Twice a week for five to six hours each day, Amy Hamid sits at a conference table with women old and young, some raising their grandchildren, some hoping to get their kids back from child protection, and many with so much sorrow from their past it seems etched in their faces.

In each woman, Hamid sees the face of her own mother, who grew up abused and neglected in foster homes, and her grandmother, who drank herself to death after she came home from a boarding school.

As a case manager at the Minnesota Indian Women’s Resource Center in Minneapolis, Hamid helps women who often grew up in troubled homes, turned to drugs and alcohol, then inflicted that same chaos on their own children.

Hamid, 41, could easily have been one of those mothers. Instead, she broke the cycle and has committed herself to help other women do the same.

While state officials are unable to explain why so many Indian children are placed in foster care, Indian leaders, child welfare experts and parents who have gone through the system point to the history of atrocities against Indians and bias in Minnesota’s child protection system.

Jerry Holt
VideoVideo (02:51): Twice a week, 5-6 hours a day, Amy Hamid sits with women in a healing ritual designed to help them break the cycle of chaos they grew up in.

In the 19th century, the federal government began placing Indian children into boarding schools in an attempt to assimilate them into white society. Generations of Indians were brought up far from their families, sexually and physically abused and vulnerable to infectious diseases.

By 1974, 25 to 35 percent of Indian children were in foster homes, adoptive homes or institutions.

That explains the high rates of poverty and drug abuse in Indian communities today, said Tonya Long, board chair for the Minnesota Ombudsperson for American Indian Families. “The drug epidemic is not the cause of the disparities. It’s a symptom,” she said. The real cause? “The trauma of the assimilation policies.”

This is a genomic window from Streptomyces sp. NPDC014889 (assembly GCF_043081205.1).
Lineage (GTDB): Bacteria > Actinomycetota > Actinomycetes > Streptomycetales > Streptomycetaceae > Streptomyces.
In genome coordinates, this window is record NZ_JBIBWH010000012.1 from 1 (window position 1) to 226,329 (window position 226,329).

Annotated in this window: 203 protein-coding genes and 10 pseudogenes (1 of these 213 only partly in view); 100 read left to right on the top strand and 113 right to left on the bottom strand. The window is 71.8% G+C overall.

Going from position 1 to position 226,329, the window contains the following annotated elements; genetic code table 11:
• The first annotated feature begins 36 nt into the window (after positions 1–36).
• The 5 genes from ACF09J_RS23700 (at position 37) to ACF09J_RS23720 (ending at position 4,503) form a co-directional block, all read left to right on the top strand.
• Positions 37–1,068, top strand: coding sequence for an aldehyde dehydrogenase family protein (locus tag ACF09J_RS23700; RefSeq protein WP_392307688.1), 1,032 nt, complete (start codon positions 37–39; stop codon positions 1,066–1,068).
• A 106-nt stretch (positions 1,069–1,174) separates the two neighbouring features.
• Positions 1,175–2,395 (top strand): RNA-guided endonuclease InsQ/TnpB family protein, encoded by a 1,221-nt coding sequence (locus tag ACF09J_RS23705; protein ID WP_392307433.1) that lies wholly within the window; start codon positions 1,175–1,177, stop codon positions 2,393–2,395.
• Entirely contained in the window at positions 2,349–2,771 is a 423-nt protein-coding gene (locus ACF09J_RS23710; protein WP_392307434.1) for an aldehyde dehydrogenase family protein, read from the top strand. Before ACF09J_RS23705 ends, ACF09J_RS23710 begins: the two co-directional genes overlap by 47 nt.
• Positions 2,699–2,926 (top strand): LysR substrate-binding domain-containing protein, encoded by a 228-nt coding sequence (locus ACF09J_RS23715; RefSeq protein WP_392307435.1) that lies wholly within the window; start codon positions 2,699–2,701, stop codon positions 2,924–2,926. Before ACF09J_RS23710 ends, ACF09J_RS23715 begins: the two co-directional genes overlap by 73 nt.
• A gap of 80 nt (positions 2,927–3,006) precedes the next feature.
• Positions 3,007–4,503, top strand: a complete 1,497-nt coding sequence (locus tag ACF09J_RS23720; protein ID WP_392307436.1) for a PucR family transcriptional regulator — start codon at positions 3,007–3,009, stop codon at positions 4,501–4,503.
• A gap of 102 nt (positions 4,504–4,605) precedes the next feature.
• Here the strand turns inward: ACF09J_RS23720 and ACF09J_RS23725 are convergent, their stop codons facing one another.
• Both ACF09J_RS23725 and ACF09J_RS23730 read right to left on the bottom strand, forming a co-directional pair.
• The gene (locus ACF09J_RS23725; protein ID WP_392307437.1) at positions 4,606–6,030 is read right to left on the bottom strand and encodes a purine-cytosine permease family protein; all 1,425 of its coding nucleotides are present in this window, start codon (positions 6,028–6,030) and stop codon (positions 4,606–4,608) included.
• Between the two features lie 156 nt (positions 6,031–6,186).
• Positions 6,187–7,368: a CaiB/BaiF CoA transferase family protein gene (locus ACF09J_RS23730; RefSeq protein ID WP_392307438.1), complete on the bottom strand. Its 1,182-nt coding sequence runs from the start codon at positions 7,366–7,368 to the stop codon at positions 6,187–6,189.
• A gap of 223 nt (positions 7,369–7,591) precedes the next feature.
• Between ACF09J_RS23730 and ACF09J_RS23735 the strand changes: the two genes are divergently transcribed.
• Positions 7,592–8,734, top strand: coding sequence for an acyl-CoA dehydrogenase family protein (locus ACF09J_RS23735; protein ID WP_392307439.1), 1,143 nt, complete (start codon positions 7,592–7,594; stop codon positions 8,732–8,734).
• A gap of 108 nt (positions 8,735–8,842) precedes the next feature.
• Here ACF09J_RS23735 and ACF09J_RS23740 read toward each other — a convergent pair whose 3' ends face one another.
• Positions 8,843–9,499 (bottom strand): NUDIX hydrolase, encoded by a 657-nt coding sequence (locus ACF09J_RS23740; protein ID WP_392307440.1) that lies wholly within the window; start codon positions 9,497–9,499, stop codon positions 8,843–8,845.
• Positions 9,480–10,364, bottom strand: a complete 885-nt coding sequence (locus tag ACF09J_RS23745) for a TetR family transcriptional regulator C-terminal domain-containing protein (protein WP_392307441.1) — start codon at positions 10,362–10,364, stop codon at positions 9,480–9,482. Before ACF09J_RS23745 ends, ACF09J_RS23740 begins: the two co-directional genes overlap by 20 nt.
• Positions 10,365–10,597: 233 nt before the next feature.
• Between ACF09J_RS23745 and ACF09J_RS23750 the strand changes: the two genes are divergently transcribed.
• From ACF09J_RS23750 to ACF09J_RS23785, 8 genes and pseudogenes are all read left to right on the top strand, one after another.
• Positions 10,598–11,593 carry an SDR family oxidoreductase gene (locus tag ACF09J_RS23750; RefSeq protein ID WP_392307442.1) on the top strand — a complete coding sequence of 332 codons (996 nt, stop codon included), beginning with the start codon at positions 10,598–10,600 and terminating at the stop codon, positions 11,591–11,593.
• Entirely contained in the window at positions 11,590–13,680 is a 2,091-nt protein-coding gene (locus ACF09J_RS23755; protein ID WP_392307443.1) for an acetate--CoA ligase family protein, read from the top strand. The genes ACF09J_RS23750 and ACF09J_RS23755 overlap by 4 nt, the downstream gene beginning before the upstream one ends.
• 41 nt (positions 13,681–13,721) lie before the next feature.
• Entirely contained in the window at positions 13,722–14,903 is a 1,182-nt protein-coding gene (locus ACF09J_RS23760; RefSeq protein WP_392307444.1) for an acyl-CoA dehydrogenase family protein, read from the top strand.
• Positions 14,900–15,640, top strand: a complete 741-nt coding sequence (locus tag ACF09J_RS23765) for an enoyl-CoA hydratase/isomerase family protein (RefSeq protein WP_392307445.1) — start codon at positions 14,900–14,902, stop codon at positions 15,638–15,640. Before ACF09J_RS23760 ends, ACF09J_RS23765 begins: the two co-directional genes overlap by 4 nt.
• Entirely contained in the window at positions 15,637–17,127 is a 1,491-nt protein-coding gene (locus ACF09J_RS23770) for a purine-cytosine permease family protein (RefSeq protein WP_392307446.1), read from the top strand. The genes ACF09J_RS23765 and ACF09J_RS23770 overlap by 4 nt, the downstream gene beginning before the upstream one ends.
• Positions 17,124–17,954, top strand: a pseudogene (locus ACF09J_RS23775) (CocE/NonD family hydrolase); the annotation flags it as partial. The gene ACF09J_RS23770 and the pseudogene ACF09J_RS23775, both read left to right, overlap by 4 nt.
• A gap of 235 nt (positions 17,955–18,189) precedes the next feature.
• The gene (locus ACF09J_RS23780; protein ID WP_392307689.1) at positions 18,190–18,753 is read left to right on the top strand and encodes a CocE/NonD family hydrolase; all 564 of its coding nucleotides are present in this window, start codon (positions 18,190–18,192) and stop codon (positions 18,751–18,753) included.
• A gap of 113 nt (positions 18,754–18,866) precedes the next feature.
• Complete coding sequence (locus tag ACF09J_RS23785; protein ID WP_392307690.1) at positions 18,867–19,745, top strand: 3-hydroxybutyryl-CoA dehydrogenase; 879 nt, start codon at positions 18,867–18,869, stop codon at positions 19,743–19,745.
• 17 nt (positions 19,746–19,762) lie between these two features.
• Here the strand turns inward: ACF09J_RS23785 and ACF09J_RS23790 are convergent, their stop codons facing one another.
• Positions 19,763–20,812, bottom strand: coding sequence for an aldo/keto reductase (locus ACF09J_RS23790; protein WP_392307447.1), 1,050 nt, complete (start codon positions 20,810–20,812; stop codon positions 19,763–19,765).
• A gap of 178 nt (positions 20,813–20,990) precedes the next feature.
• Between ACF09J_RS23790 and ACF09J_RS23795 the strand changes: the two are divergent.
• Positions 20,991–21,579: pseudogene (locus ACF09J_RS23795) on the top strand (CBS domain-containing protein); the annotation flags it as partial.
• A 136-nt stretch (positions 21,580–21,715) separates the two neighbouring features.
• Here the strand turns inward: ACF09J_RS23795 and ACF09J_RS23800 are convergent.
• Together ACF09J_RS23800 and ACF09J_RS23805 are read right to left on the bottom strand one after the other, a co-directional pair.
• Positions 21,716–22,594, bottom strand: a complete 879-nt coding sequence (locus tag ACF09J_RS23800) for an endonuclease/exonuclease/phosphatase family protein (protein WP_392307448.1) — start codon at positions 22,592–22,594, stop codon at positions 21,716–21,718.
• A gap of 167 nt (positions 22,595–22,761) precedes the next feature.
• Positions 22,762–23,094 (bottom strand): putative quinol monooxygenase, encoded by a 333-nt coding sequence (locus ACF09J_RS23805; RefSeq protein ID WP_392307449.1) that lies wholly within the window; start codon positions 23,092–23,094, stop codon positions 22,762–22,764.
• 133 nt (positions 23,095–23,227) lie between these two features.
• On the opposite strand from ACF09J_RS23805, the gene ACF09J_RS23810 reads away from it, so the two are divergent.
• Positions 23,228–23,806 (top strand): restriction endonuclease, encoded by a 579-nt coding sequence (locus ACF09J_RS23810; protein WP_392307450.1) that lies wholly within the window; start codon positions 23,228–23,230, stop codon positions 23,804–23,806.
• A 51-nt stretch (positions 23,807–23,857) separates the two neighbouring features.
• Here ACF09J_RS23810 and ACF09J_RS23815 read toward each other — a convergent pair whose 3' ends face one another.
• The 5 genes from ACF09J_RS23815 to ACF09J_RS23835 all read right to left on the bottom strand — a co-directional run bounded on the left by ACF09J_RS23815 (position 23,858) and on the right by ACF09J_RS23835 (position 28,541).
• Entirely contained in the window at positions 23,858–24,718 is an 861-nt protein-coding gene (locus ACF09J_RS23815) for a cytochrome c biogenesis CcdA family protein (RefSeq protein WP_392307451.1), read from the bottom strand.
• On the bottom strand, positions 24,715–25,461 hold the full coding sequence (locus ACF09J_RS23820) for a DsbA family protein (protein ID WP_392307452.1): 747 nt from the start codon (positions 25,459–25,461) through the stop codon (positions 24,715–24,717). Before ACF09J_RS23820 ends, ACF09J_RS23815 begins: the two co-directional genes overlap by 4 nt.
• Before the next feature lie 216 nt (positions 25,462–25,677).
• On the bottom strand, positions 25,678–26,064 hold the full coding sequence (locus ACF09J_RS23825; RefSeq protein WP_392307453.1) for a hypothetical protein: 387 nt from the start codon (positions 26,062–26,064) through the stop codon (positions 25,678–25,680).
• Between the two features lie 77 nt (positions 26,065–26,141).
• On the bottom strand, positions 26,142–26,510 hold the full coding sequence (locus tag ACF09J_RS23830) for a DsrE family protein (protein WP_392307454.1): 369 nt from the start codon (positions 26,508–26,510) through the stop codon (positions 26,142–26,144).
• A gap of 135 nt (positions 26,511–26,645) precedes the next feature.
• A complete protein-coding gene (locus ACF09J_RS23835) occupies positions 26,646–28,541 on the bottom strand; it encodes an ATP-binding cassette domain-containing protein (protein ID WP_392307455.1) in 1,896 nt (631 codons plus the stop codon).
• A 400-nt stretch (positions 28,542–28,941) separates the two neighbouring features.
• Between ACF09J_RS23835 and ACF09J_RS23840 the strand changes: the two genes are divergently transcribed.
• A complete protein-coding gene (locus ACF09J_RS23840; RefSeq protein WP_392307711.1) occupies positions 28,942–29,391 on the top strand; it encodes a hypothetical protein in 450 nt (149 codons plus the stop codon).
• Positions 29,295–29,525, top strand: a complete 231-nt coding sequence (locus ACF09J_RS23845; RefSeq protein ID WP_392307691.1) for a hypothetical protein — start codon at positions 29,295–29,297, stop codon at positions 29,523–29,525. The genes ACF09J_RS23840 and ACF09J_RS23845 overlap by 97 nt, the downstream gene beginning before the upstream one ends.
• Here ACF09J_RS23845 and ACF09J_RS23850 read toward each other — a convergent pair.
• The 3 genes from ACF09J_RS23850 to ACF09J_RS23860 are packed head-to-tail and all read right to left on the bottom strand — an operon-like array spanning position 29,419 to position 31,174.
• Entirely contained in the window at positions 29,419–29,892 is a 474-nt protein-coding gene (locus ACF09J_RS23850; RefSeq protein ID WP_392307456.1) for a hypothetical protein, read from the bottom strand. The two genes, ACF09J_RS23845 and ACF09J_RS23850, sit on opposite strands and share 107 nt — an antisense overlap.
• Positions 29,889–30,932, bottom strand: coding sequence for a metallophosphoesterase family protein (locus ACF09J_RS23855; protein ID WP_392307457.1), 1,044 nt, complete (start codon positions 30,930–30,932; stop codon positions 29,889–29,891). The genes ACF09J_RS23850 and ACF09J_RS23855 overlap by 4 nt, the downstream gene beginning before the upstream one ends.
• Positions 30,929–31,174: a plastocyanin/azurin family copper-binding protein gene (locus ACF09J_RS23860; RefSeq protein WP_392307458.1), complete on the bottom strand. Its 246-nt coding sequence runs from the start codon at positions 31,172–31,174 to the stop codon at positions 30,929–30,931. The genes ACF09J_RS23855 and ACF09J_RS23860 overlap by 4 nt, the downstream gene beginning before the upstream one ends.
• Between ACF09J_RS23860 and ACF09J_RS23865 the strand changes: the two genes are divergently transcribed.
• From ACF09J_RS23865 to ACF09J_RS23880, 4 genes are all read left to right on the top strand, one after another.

Arthur Blume, president of the Society of Indian Psychologists, said while historical trauma is real, it’s not “meant to be an excuse that sanctions the behavior, by any means.”

That’s how Hamid sees her work. She teaches women to confront their pasts while taking responsibility for their lives.

At one session, Hamid asks: Can someone love you if they hit you?

A gray-haired woman, new to the group, believes so.

“That’s not love,” Hamid tells her.

“Well, it’s normal,” she replies.

Other women speak up. “No, it’s not.”

That’s part of being a victim of domestic violence, Hamid tells her group. And that violence is a cycle.

The women come to Hamid through referrals from parole, probation and treatment centers, and veterans of her program.

Nobody is ordered by the court to be here, one of the reasons Hamid believes the program is successful. The women want to be here.

“When I interviewed for this job, I sat there crying. These are my relatives,” Hamid said. “To me, that’s my mom. That’s my daughter.”